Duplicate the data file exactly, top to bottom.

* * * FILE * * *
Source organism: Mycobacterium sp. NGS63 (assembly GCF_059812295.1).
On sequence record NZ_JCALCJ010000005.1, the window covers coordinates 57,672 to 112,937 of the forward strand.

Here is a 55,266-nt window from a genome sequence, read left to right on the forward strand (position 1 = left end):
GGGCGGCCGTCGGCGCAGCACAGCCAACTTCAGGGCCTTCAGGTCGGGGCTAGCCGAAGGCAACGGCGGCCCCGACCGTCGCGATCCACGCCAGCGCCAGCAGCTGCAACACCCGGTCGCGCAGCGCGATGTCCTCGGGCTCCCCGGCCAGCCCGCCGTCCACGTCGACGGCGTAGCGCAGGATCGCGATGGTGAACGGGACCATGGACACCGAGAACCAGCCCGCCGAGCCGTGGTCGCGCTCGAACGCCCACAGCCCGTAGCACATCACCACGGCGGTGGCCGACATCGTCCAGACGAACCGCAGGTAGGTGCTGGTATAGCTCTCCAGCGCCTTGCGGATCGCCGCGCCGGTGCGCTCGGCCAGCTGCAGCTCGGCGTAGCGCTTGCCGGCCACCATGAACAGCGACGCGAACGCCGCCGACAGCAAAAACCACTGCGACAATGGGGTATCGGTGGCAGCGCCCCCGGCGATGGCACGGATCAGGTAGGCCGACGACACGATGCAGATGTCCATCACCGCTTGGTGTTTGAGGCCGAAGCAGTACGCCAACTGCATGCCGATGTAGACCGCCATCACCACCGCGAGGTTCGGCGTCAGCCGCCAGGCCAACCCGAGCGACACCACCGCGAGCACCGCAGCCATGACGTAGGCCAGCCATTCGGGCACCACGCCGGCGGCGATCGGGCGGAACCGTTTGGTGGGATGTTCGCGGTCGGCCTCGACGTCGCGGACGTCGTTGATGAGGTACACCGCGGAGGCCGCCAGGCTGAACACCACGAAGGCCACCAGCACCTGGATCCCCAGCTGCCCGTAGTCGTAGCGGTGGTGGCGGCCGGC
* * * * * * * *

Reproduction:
Source organism: Mycobacterium sp. NGS63 (assembly GCF_059812295.1).
On sequence record NZ_JCALCJ010000005.1, the window covers coordinates 57,672 to 112,937 of the forward strand.

Here is a 55,266-nt window from a genome sequence, read left to right on the forward strand (position 1 = left end):
GGGCGGCCGTCGGCGCAGCACAGCCAACTTCAGGGCCTTCAGGTCGGGGCTAGCCGAAGGCAACGGCGGCCCCGACCGTCGCGATCCACGCCAGCGCCAGCAGCTGCAACACCCGGTCGCGCAGCGCGATGTCCTCGGGCTCCCCGGCCAGCCCGCCGTCCACGTCGACGGCGTAGCGCAGGATCGCGATGGTGAACGGGACCATGGACACCGAGAACCAGCCCGCCGAGCCGTGGTCGCGCTCGAACGCCCACAGCCCGTAGCACATCACCACGGCGGTGGCCGACATCGTCCAGACGAACCGCAGGTAGGTGCTGGTATAGCTCTCCAGCGCCTTGCGGATCGCCGCGCCGGTGCGCTCGGCCAGCTGCAGCTCGGCGTAGCGCTTGCCGGCCACCATGAACAGCGACGCGAACGCCGCCGACAGCAAAAACCACTGCGACAATGGGGTATCGGTGGCAGCGCCCCCGGCGATGGCACGGATCAGGTAGGCCGACGACACGATGCAGATGTCCATCACCGCTTGGTGTTTGAGGCCGAAGCAGTACGCCAACTGCATGCCGATGTAGACCGCCATCACCACCGCGAGGTTCGGCGTCAGCCGCCAGGCCAACCCGAGCGACACCACCGCGAGCACCGCAGCCATGACGTAGGCCAGCCATTCGGGCACCACGCCGGCGGCGATCGGGCGGAACCGTTTGGTGGGATGTTCGCGGTCGGCCTCGACGTCGCGGACGTCGTTGATGAGGTACACCGCGGAGGCCGCCAGGCTGAACACCACGAAGGCCACCAGCACCTGGATCCCCAGCTGCCCGTAGTCGTAGCGGTGGTGGCGGCCGGC